STAFF EDITORIAL: Continue to Improve Food Safety


Butler should exercise more concern over the food on campus and Hold Aramark To higher standards | 24-1-2

Butler University has three on-campus dining options for community members, all of which are serviced by Aramark.

Aramark is a global food services industry that partners with many colleges and universities across 22 nations.

Despite its use in so many locations, the company does not have the finest reputation at Butler, thanks to a number of health violations at the campus’ three dining options in 2011.

While health and safety at these eateries appears to have gotten better since then, the majority of The Collegian’s staff feels Butler needs to continue ensuring Aramark is held to high standards when it comes to keeping food safe.

Nate Haugh, the Dining Services interim director, said Butler and Aramark do not necessarily collaborate in all food safety ventures.

Collegian staffers are aware of experiences they or individuals they know have gone through while dining on campus that would suggest there are occasional slips in abiding by these rules.

Such incidents included students becoming ill shortly after consuming chicken salad and sushi (in separate instances), a student purchasing expired skim milk from  the Atherton Union and a student buying undercooked chicken tenders.

While these described incidents may not have been reported to Dining Services or as straightforward as food directly leading to a student being sick, the fact that students are concerned they may be purchasing less than safe food on campus should cause Butler and Aramark to take action.

Haugh said he was unaware of any confirmed student illnesses caused by food in Butler’s dining courts this school year.

He added, however, that he was aware of an incident involving a female student eating part of an undercooked chicken sandwich and later becoming sick. At the same time, Haugh said, there was nothing that indicated to Aramark that the girl became sick directly from the company’s food.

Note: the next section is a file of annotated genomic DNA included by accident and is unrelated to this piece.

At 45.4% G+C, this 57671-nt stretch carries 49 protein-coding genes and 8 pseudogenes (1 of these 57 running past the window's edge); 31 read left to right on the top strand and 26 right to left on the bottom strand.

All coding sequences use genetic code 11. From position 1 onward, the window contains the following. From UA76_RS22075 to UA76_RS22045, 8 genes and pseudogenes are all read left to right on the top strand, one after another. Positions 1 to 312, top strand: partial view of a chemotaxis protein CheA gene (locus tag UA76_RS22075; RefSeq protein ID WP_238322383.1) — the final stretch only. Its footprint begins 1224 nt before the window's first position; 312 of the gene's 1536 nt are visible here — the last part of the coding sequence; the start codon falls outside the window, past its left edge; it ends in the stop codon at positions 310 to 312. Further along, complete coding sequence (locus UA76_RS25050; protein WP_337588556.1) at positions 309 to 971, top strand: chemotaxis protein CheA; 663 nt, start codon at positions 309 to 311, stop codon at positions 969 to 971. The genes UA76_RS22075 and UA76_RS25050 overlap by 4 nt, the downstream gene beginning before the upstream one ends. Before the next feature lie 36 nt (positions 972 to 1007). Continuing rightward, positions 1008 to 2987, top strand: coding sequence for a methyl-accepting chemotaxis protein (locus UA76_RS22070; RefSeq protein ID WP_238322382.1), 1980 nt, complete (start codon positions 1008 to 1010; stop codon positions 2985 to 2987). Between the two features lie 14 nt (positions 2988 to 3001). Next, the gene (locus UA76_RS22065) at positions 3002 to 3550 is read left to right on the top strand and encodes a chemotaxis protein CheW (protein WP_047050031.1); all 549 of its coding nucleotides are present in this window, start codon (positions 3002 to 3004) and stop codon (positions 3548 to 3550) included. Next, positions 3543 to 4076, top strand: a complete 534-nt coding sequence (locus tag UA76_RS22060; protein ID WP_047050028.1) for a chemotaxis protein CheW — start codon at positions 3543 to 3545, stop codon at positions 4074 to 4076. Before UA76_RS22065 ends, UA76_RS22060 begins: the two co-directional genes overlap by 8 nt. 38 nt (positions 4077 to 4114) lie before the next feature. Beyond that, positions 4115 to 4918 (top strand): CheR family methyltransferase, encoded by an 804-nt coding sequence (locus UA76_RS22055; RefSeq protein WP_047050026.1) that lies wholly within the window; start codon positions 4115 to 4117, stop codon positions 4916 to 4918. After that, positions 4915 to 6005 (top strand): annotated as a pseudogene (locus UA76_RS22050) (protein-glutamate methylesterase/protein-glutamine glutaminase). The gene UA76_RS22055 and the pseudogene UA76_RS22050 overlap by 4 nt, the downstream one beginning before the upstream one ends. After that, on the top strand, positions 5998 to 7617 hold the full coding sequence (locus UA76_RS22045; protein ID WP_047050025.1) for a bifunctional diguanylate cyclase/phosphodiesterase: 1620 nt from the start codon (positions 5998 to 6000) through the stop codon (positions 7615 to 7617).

Whether or not this female student became ill as a result of eating Aramark food, one case of possible food poisoning is too many. Aramark has procedures in place to prevent this from happening, so they should be followed at all times. Just as importantly, Butler needs to hold Aramark accountable for doing so.

Haugh said Aramark corporate employees perform monthly assessments of Butler’s dining courts, and Aramark employees must take a safe food handling class within 90 days of being hired.

He also said Aramark employees are told not to attend work if they are sick.

These are clearly good steps to take to ensure food safety in Butler’s dining courts.

However, if the topic of substandard food safety is part of campus community discussion at all, perhaps not every rule and regulation is being followed to the T.

The university expects Aramark to follow all state and federal health and safety guidelines while also providing facilities employees to assist with kitchen equipment concerns.

Based on Aramark’s history of health violations on campus, it is surprising Butler’s role in Aramark’s health and safety procedures is not larger.

At the same time, Aramark should follow all necessary procedures to be certain the three dining areas do not obtain a combined 60 health violations, as they did in 2011, ever again.

Haugh said there are several key rules and regulations that employees are instructed to follow and are taught about upon being hired. Great attention is paid to time, temperature and employee hygiene, he added.

Cold food must stay below 41 degrees, and hot food must stay above 135 degrees. Employees keep logs to prove the food was at an appropriate temperature, and protein sampling is done in case a specific meat or fish is a possible culprit of a reported student illness.

Food temperature must be checked when products are delivered on campus, and food outside its appropriate temperature for four hours or more should not be used.

It is the duty of both Aramark and Butler to keep this school’s students safe when they take a bite or sip of any food or beverage in the campus’ dining courts.


*All questions and concerns should be directed to EIC Colin Likas at